24 May, 2011
To say She Wants Revenge has done another copy & paste job would be grossly inaccurate this time around. But that is almost a criticism as much as it refreshing. The pool of influences include "Joshua Tree"-era U2, the Psychedelic Furs, and incredidly enough a wash of peers that suggest Elefant, Uncut, and Audra. If you are going to borrow from another band, at least they chose wisely. Maybe borrow isn't the best choice of words - perhaps homage is more appropriate. This seems like a tour album - meaning it was written on the road. Lyrically, "Valley Heart" is far less provocative, musically mired in the She Wants Revenge cutting room floor. I'm not trashing this album, but I wish there were more tracks like "Take The World" and "Suck It Up" that offer a glimpse into stretching the boundaries instead of dumping some recognizable musical flavors into the SWR soup. It's like adding some spices to 3-day old leftovers; yeah - it's still tasty but it's awful fucking familiar and it's getting a little stale. There's no fucking in an alley, or mesmerizing under-age children into sexual experimentation on this album - it's all about the bigger picture... being alone; the stars and skies are endless; broken hearts; and the stars are endless (got it the first time). If this was my introduction to She Wants Revenge, I'd say, "Yeah, they're decent - I dig their influences." And probably never buy another album. They've clearly grown-up - a bit wiser and wizened in matters of love. It's not their fault, but next comes the sore joints in the moring and eventually the "approaching 40" mid-drift gut. Let's hope their vegetarians.
07 May, 2011
1992 was a tough year for a lot of major labels. The standard fair of artists they were offering weren’t meeting the market demands of consumers. Nirvana had set the music industry on it’s ear, and old, set in tradition labels were playing catch-up to a trend they had all but ignored. As executives sent out reps to sign anything that didn’t fit a particular mold (and thus made it alternative and big $$$) – no one probably suffered more from the over-zealous efforts than Capitol Records. They brought on scores of bands; very good bands – but few of them connected in a way that translated into money or staying power. Levitation was one of those shining bands from across the pond that no one had heard of, and thus, refused to care about. Making a leap to America is challenging enough, but to do so when your care-givers aren’t accustomed to babying it’s artists sets you up for disappointment. Capitol Records failed Levitation and so many of their other newly signed “alternative” acts by relying on MTV and the populous’ clamor for new music to be enough to build a foundation. Instead of forcing their acts down the media’s throat via radio, television and press, Capitol left the weight of making it happen on artists that only knew how to promote themselves by playing really well. Not a lot of room for success to happen if no one hears you.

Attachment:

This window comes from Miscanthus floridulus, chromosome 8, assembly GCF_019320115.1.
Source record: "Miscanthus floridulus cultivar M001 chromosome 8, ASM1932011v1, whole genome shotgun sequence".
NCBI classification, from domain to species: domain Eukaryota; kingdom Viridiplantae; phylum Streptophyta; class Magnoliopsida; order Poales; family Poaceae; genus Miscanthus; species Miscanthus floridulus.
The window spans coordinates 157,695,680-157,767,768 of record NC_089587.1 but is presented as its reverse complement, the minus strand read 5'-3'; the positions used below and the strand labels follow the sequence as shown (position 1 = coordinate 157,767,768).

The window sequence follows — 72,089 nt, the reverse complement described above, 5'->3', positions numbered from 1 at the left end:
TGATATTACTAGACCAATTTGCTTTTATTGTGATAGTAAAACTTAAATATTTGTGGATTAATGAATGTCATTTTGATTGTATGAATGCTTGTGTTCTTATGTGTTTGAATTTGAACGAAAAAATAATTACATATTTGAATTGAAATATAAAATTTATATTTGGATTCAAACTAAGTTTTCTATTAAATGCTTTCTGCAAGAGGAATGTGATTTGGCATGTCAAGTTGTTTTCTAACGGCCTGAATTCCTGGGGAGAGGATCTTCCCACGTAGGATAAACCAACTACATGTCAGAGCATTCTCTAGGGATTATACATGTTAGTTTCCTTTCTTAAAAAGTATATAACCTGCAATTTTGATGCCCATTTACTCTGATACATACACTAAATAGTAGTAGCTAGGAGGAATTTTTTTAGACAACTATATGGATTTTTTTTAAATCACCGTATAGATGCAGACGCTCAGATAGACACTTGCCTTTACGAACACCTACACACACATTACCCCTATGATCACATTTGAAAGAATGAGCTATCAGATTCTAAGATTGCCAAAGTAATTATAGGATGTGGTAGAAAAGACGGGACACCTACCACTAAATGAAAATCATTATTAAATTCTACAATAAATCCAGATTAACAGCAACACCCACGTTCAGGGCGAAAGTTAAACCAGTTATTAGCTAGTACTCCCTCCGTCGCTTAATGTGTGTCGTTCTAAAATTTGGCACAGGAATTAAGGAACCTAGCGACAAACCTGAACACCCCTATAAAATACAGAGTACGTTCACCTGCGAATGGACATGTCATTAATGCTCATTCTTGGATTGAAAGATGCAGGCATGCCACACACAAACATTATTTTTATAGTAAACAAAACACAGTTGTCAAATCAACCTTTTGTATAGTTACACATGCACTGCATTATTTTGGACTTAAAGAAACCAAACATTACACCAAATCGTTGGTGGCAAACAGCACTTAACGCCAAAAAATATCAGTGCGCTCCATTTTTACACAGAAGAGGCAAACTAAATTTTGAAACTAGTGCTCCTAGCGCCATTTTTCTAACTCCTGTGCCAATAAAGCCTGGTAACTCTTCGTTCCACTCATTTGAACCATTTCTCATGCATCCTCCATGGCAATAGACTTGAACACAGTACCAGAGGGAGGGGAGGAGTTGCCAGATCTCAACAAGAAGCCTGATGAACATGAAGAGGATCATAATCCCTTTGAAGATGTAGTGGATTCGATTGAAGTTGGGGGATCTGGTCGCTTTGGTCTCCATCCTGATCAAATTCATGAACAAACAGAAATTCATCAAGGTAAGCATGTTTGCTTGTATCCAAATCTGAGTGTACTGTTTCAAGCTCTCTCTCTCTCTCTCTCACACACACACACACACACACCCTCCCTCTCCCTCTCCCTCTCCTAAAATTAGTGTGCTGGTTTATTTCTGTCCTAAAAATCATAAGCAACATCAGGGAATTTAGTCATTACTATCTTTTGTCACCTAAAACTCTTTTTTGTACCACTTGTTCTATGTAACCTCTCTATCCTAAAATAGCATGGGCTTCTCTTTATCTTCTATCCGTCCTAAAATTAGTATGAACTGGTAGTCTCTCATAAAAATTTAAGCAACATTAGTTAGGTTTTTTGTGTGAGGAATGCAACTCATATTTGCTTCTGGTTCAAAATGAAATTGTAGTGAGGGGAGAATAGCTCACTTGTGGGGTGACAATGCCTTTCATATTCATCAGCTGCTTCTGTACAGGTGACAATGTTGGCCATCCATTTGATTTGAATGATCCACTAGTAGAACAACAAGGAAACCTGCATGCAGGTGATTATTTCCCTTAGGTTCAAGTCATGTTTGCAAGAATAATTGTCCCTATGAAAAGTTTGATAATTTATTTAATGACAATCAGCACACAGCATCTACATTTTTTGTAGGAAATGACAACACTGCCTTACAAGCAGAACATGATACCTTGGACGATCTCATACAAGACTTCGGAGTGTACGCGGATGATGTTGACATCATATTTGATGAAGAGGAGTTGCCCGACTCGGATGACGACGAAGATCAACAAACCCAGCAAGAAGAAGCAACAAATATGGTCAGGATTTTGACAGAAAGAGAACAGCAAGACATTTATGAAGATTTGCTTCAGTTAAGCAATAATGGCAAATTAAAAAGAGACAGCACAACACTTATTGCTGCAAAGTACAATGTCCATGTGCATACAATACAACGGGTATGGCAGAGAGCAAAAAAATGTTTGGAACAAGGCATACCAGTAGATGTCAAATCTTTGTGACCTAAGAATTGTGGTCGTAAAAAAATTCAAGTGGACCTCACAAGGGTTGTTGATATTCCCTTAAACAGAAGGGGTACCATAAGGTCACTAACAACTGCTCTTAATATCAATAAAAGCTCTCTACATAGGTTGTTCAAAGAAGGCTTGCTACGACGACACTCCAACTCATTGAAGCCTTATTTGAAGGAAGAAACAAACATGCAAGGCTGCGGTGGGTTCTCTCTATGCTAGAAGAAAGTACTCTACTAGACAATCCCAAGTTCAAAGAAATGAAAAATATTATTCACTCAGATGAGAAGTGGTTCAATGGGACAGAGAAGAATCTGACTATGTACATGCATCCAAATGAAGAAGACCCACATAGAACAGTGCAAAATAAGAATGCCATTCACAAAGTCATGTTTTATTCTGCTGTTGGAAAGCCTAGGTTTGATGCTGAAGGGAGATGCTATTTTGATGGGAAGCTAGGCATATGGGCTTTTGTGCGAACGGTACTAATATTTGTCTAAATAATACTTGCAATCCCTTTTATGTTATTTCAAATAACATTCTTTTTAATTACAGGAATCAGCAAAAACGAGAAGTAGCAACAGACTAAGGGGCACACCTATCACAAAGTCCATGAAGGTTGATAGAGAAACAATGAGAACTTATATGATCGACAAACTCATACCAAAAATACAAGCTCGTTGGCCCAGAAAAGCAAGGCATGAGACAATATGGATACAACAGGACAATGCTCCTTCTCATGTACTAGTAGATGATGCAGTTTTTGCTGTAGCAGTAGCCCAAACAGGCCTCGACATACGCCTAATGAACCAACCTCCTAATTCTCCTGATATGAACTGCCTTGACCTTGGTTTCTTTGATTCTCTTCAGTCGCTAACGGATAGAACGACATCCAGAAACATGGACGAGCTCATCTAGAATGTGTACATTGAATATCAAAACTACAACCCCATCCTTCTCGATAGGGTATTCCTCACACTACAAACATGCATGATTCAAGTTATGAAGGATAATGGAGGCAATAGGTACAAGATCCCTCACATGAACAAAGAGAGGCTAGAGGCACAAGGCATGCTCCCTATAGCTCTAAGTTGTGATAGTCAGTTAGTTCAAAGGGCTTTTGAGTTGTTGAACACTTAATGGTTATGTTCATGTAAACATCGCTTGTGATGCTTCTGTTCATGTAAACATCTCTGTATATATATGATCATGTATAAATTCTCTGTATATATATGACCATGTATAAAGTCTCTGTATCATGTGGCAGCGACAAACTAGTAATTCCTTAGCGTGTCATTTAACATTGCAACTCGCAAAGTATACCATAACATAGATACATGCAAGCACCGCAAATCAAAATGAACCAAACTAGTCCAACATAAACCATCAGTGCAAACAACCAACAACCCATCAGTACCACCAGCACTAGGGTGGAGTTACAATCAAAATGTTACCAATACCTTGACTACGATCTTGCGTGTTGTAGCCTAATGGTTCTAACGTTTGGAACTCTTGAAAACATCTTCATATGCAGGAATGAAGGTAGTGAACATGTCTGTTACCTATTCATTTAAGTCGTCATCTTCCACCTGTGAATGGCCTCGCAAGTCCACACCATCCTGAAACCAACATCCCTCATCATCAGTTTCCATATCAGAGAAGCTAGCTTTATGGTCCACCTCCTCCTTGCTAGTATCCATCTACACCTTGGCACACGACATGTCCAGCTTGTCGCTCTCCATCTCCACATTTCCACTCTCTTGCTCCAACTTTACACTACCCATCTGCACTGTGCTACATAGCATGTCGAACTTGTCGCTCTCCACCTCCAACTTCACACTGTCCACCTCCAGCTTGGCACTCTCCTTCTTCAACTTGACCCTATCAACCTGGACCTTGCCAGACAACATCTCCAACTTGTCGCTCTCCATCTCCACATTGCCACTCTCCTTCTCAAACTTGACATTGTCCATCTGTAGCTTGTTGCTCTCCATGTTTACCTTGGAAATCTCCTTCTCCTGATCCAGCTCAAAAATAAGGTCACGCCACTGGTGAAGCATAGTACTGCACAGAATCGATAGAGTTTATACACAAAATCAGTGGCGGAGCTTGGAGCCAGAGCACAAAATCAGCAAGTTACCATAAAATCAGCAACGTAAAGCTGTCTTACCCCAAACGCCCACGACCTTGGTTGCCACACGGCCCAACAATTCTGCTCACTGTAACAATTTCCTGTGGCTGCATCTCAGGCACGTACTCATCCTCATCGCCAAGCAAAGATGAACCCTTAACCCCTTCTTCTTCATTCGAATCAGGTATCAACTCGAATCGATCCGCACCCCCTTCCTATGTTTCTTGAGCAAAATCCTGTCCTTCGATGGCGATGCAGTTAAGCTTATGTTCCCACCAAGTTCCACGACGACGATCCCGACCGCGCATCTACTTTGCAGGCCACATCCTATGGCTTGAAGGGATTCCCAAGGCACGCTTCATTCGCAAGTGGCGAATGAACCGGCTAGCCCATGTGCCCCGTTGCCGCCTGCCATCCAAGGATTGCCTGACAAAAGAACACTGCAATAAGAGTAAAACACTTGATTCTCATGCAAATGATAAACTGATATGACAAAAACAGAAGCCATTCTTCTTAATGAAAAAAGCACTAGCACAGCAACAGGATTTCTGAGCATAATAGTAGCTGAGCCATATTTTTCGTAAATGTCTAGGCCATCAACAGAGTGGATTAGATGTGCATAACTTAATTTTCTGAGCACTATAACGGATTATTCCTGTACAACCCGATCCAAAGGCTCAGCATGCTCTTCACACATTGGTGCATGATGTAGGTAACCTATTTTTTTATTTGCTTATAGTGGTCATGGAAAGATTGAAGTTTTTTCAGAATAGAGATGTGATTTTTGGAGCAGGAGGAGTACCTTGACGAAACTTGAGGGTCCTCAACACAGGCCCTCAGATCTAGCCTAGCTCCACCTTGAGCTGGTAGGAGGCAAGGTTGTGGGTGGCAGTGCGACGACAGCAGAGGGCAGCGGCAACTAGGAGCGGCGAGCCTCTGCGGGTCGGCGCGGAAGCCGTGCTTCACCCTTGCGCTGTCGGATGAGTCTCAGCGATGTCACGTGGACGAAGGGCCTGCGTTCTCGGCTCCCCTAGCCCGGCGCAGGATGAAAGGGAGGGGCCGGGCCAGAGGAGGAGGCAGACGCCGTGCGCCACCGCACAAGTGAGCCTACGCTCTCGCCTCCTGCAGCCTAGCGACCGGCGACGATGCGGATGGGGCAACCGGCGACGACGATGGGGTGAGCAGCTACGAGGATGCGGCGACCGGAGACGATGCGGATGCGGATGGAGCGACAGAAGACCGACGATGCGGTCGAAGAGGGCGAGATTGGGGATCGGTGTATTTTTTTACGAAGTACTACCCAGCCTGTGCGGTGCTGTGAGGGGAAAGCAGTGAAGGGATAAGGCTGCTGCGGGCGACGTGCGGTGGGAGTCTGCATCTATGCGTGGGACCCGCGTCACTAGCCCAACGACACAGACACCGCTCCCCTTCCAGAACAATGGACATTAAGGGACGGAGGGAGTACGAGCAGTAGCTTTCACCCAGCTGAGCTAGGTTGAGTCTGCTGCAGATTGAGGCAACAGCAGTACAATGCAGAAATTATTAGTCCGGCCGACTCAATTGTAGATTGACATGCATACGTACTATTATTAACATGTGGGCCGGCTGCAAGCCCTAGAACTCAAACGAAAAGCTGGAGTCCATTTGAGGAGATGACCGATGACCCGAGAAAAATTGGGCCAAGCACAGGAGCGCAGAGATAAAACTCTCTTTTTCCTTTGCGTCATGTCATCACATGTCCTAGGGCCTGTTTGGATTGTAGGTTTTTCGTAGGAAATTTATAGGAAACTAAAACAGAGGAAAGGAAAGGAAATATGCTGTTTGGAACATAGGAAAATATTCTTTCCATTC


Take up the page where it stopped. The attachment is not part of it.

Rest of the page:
Having said all of that, this album does suffer from the band’s indulgences as much as it’s label’s shortcomings. Need For Not is nothing if not a melting pot of influences. Levitation was at the hilt of the dying UK shoegaze/noise scene, and emerged among of the crop of bands that found influence in the 60’s, musically and hallucagenically. However, unlike their peers, Levitation did not resolve to be retro, progressive or psychedelic; the wealth of their influences filled the cup and spilled over. Need For Not is rife with elements of 1970’s British metal, 1980’s goth rock and new wave, and a healthy dose of early 1990’s euro pop. It’s not a stretch at all for this band to take you places musically that peers such as The Boo Radleys, Radiohead, and Oasis fear to tread. But too much can be a bad thing. With so much diversity on one album, unless your listener is a fan of multiple genres, they will feel cheated. And not many people are going to shell out $10-$15 for an album that at best contains two songs they enjoy. Thus, you’ve alienated yourself from the audience as a whole… and the only people still listening are the one’s that can appreciate what you are trying to do. If Levitation found a way to pool their influences into a cohesive, irresistible landscape – then they may find a niche as other cross genre bands have before and since. Unfortunately, the bulk of what Levitation does musically blends like oil and water. That’s not to say it’s a train wreck – honestly, their worst songs are completely enjoyable, but are unlikely to impress anyone that is unwilling to trace the footsteps from so many paths in the road. They deserve at the very least respect for treading in those abandoned genres. When harmonic balance is attained – it is stunning and brilliant. The stand out on Need For Not is, “Smile”. It is equal parts beautiful and sinister. Breathy vocals and compulsive rhythms propel this track until it reaches a desperate and pleading apex. "World Around" fires out of the gate with metal angst a la Voivod, then catches you off-guard with bridge of melody and swirling guitars. Recalling the hey day of new wave and goth rock splendour is "Resist" - a staggeringly beautiful and danceable track.
Levitation at their best are without compare. They were a beacon of what was possible; what could be unique among a wave of cut & paste peers. Though, for all their talent; all their inspiration and ideas; and all their determination - striving so hard to be different is Need For Not's undoing, and sealing the fate of this diverse band was putting faith in a label that had no clue what to do with them. It's a sad legacy for this amazing band. If you feel brave and open-minded, seek them out... until then, enjoy "Smile".